Q: When will we know our fall schedule?
A: First-year students will be registered for fall classes in late July or early August. You will be assigned to either Section 11 or Section 12 for all of the following courses: Academic Success (ASP), Contracts, Civil Procedure, Property, and Torts. For Legal Methods, you will be assigned to a large section (A, C, E, or G) and a small section (A1, A2, C1, C2, etc.). If you would like to see the possibilities (e.g., What will my schedule look like if I am in Section 11 and A/A1?), you may review the fall course schedule in list form or grid form here. Please note that the Academic Success class times may change.
Q: Are there other sessions we will need to attend during the semester?
A: Yes. From time to time, you will attend workshops or sessions scheduled by Administration (e.g., a session by the Career Services Office in late fall). Some sessions will be mandatory; others will be optional. If you have an unavoidable conflict when a mandatory session is announced, you should contact Dean Aden to discuss options. Professors may also schedule sessions outside of regular class time from time to time (e.g., an exam review session, a makeup class). In connection with Legal Methods, you will attend four Writing Center Workshops; the workshops will take place on the following dates from 11:00 a.m. - 12:30 p.m.:
- Friday, August 19 Writing Workshop I
- Friday, August 26 Writing Workshop II
- Friday, September 2 Writing Workshop III
- Friday, September 9 Writing Workshop IV
Q: I see that we don’t have classes scheduled for Friday; are there expectations for how I will use that time?
A: Yes! From time to time, one of the workshops or sessions described in the previous response will be scheduled on Friday. For the most part, however, the schedule reserves Friday so that you have large blocks of uninterrupted study time — time to read for the coming week; time to work on your Legal Methods assignments; time to review notes from the previous week, synthesize into outlines, and identify areas of confusion to discuss with your professors; time to work on practice questions; etc. This reserved time ensures that you are able to engage in the deep work that is critical for developing the knowledge and skills necessary for success in law school and law practice. Deep work is work performed in a state of focused concentration on the task at hand, without distractions. Deep work maximizes learning, effectiveness, and efficiency. In other words, when you engage in deep work, you learn and perform better and faster.
Q: I was hoping to work during the fall. Can I get my course schedule sooner so I can plan my work schedule?
A: Section assignments will not be available until late July or early August. But more importantly, we implore you NOT to work during the fall unless there’s absolutely no way to avoid it. The successful study of law takes a significant time commitment, and successful law students critically evaluate their time commitments and prioritize their studies. For every hour you are in class, you should plan to study at least 2 hours outside of class. For full-time students, that means you’ll be in class for 16 hours each week AND spending at least 32 hours a week studying (preparing for class, outlining, completing assignments, etc.), for a total of 48 hours MINIMUM. If you are a part-time student, the work load will be slightly less, but still significant (11 hours in class and at least 22 hours outside of class, for a total of 33 hours MINIMUM). Thus, although the part-time schedule is more conducive to external work obligations, part-time students will still need to allocate substantial time to their studies to be successful.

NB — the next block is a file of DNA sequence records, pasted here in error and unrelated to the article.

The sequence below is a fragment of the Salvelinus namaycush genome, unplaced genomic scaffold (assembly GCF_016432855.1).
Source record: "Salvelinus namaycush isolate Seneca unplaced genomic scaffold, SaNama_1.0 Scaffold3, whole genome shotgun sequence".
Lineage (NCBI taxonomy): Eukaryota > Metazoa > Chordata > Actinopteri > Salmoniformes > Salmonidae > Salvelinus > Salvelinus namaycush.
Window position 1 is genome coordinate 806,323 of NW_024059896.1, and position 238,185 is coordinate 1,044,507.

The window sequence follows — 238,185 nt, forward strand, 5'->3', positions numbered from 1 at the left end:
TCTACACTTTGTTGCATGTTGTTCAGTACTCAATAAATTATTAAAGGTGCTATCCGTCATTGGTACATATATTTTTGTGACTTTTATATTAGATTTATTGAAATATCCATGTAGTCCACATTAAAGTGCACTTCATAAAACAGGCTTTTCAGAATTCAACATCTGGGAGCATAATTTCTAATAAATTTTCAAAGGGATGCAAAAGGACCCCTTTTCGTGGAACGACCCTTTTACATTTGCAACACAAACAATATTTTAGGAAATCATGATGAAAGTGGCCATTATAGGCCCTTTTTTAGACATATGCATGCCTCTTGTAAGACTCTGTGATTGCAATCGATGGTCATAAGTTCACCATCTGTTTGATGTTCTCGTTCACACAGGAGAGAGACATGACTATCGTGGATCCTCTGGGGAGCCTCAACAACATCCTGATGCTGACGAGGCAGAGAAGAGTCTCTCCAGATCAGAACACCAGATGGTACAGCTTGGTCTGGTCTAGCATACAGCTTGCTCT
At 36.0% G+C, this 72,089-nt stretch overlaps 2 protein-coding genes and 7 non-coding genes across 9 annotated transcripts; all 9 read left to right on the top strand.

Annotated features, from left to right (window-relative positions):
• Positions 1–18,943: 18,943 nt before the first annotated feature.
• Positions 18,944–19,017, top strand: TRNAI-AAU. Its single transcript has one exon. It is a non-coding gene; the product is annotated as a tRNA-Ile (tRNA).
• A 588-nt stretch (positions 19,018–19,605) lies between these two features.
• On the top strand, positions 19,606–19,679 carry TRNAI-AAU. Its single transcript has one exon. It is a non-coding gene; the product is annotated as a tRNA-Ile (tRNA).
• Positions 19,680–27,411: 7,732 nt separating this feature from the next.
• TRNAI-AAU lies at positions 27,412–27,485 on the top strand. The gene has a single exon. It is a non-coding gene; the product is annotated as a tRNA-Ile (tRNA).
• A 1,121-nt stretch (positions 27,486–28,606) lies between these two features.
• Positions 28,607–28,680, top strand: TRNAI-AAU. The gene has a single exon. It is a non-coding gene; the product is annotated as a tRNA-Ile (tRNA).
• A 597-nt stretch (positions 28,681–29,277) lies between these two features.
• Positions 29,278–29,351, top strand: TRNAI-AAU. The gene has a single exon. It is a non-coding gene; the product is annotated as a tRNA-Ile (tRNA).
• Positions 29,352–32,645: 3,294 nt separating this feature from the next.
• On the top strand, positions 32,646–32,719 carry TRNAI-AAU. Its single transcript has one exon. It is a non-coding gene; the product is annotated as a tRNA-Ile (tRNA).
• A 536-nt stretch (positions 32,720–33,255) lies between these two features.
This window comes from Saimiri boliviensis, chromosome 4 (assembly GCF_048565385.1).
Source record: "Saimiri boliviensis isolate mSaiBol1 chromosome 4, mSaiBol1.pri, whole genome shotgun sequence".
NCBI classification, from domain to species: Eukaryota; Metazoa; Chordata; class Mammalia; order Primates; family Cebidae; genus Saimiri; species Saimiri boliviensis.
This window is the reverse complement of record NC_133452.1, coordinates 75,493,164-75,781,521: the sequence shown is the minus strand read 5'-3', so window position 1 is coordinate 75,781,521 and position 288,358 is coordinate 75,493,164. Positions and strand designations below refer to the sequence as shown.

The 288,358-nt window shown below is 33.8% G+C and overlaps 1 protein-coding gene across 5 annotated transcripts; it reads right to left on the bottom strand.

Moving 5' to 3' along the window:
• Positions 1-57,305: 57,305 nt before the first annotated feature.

Law school will, most likely, be very different from your previous educational experience. The way you read will be different; the way you participate in class will be different; the way you demonstrate knowledge and understanding on the exam will be different; and so on. Your first year will be a time of adjustment. You will need extra time to learn the language and master the skills necessary for success.
Moreover, the first year of law school is foundational in terms of both skills and knowledge. Establishing a strong foundation in this first year is critical to your future success - in law school, on the bar exam, and in practice. So, I urge you to prioritize your studies this year and refrain from external work if at all possible. While I understand that financial burdens may make work necessary, please explore all available alternatives before deciding that you must work. And if you must work, critically evaluate now how you will allocate the remainder of your time and minimize other non-academic time commitments to ensure that your first year is successful.
Q: OK, OK. You don’t want me to work. But am I permitted to work?
A: Academic Regulations 9.2, 14.4, and 14.5 specifically address employment. Per Academic Regulation 9.2, Memphis Law strongly discourages any first-year full-time student from working. Additionally, all full-time students are prohibited from working more than 20 hours per week. Per Academic Regulation 14.4 and 14.5, any student, whether full-time or part-time, who is placed on Academic Probation or Academic Warning is prohibited from working until the student is no longer on Probation or Warning, absent prior written approval from the Associate Dean for Academic Affairs. Students may be placed on Academic Probation or Warning after their first semester. This provision reiterates the importance of establishing a strong academic foundation in the first year, indeed, the first semester.